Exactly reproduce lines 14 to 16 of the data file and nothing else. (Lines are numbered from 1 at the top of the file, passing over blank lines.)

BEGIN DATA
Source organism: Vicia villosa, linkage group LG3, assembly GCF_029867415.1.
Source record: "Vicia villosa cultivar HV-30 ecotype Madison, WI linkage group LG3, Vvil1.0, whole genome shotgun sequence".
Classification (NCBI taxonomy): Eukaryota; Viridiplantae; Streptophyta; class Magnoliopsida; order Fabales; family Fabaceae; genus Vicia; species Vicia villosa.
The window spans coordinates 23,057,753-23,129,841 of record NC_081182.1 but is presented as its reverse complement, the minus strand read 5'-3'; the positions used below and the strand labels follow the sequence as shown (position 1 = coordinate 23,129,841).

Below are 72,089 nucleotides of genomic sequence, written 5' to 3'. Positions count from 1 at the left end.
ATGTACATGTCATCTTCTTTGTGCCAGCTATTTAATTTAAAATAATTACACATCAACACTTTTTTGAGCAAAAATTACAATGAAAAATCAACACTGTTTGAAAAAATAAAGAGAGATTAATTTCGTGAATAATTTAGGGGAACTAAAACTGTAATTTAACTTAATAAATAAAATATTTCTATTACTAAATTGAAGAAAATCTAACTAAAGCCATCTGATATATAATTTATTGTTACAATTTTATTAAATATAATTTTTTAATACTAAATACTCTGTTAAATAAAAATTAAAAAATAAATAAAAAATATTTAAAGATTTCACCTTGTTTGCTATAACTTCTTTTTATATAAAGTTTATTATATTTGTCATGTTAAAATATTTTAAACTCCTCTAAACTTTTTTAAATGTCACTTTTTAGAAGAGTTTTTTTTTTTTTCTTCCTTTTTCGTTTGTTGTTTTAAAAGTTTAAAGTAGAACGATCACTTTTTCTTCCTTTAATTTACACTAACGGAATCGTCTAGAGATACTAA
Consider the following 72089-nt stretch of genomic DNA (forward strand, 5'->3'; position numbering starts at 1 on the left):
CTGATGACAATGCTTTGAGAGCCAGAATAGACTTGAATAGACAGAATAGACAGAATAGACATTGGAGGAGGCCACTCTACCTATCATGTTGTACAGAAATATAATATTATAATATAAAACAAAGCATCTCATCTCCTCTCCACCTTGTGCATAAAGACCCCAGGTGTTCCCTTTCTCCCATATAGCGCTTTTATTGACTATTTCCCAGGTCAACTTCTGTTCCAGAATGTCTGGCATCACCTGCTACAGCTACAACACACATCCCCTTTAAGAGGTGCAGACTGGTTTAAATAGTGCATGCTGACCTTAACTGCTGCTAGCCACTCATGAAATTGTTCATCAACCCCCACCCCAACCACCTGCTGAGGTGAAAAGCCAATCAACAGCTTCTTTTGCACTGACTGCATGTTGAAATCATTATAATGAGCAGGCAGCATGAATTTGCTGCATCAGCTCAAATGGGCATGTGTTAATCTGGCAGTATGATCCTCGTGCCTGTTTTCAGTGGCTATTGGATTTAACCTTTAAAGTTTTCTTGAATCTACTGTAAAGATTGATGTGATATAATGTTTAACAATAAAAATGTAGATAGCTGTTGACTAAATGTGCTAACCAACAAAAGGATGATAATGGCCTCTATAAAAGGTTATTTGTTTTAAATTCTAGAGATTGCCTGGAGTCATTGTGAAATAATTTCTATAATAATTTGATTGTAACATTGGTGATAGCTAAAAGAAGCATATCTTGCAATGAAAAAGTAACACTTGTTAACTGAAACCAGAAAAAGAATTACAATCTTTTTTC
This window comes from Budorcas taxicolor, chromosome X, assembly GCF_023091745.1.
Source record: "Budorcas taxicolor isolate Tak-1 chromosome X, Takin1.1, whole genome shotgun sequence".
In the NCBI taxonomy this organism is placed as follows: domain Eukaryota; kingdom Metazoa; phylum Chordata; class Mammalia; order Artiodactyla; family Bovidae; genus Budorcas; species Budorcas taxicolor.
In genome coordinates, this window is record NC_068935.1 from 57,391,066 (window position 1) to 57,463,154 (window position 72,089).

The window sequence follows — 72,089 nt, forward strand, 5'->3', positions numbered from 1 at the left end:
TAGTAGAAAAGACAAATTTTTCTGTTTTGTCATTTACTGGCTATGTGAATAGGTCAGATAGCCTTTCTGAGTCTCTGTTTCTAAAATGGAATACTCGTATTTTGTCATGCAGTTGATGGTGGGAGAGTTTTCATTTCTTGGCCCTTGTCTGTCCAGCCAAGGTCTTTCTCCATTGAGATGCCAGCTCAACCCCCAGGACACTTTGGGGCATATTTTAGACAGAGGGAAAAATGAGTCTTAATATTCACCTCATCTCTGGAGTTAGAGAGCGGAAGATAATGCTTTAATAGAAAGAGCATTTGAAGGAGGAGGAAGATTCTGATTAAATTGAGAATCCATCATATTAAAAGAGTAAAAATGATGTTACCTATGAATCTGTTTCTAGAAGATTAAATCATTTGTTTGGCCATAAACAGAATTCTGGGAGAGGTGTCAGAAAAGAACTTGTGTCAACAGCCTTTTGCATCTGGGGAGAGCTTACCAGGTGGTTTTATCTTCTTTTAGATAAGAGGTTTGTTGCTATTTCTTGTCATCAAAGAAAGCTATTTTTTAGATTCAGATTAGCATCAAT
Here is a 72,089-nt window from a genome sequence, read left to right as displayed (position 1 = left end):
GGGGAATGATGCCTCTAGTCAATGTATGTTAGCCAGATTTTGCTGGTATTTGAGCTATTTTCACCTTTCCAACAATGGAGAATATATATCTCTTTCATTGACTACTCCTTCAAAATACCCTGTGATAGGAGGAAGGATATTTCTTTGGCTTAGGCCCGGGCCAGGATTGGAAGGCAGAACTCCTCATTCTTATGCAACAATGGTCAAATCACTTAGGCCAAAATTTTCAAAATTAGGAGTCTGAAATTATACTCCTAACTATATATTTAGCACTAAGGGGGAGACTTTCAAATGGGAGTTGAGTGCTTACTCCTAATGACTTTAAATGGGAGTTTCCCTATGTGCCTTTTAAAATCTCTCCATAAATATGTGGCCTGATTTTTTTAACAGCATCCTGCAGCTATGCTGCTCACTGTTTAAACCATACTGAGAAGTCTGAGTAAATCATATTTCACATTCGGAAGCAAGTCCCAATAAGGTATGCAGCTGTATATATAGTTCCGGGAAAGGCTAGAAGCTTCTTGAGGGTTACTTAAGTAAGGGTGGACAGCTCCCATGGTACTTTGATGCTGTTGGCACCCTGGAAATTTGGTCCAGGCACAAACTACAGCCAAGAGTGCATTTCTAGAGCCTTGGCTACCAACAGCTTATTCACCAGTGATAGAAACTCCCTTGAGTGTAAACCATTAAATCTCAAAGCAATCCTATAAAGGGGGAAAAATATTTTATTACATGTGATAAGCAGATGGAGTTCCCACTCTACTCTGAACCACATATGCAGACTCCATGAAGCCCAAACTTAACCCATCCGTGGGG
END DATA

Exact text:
TAGTAGAAAAGACAAATTTTTCTGTTTTGTCATTTACTGGCTATGTGAATAGGTCAGATAGCCTTTCTGAGTCTCTGTTTCTAAAATGGAATACTCGTATTTTGTCATGCAGTTGATGGTGGGAGAGTTTTCATTTCTTGGCCCTTGTCTGTCCAGCCAAGGTCTTTCTCCATTGAGATGCCAGCTCAACCCCCAGGACACTTTGGGGCATATTTTAGACAGAGGGAAAAATGAGTCTTAATATTCACCTCATCTCTGGAGTTAGAGAGCGGAAGATAATGCTTTAATAGAAAGAGCATTTGAAGGAGGAGGAAGATTCTGATTAAATTGAGAATCCATCATATTAAAAGAGTAAAAATGATGTTACCTATGAATCTGTTTCTAGAAGATTAAATCATTTGTTTGGCCATAAACAGAATTCTGGGAGAGGTGTCAGAAAAGAACTTGTGTCAACAGCCTTTTGCATCTGGGGAGAGCTTACCAGGTGGTTTTATCTTCTTTTAGATAAGAGGTTTGTTGCTATTTCTTGTCATCAAAGAAAGCTATTTTTTAGATTCAGATTAGCATCAAT
Here is a 72,089-nt window from a genome sequence, read left to right as displayed (position 1 = left end):
GGGGAATGATGCCTCTAGTCAATGTATGTTAGCCAGATTTTGCTGGTATTTGAGCTATTTTCACCTTTCCAACAATGGAGAATATATATCTCTTTCATTGACTACTCCTTCAAAATACCCTGTGATAGGAGGAAGGATATTTCTTTGGCTTAGGCCCGGGCCAGGATTGGAAGGCAGAACTCCTCATTCTTATGCAACAATGGTCAAATCACTTAGGCCAAAATTTTCAAAATTAGGAGTCTGAAATTATACTCCTAACTATATATTTAGCACTAAGGGGGAGACTTTCAAATGGGAGTTGAGTGCTTACTCCTAATGACTTTAAATGGGAGTTTCCCTATGTGCCTTTTAAAATCTCTCCATAAATATGTGGCCTGATTTTTTTAACAGCATCCTGCAGCTATGCTGCTCACTGTTTAAACCATACTGAGAAGTCTGAGTAAATCATATTTCACATTCGGAAGCAAGTCCCAATAAGGTATGCAGCTGTATATATAGTTCCGGGAAAGGCTAGAAGCTTCTTGAGGGTTACTTAAGTAAGGGTGGACAGCTCCCATGGTACTTTGATGCTGTTGGCACCCTGGAAATTTGGTCCAGGCACAAACTACAGCCAAGAGTGCATTTCTAGAGCCTTGGCTACCAACAGCTTATTCACCAGTGATAGAAACTCCCTTGAGTGTAAACCATTAAATCTCAAAGCAATCCTATAAAGGGGGAAAAATATTTTATTACATGTGATAAGCAGATGGAGTTCCCACTCTACTCTGAACCACATATGCAGACTCCATGAAGCCCAAACTTAACCCATCCGTGGGG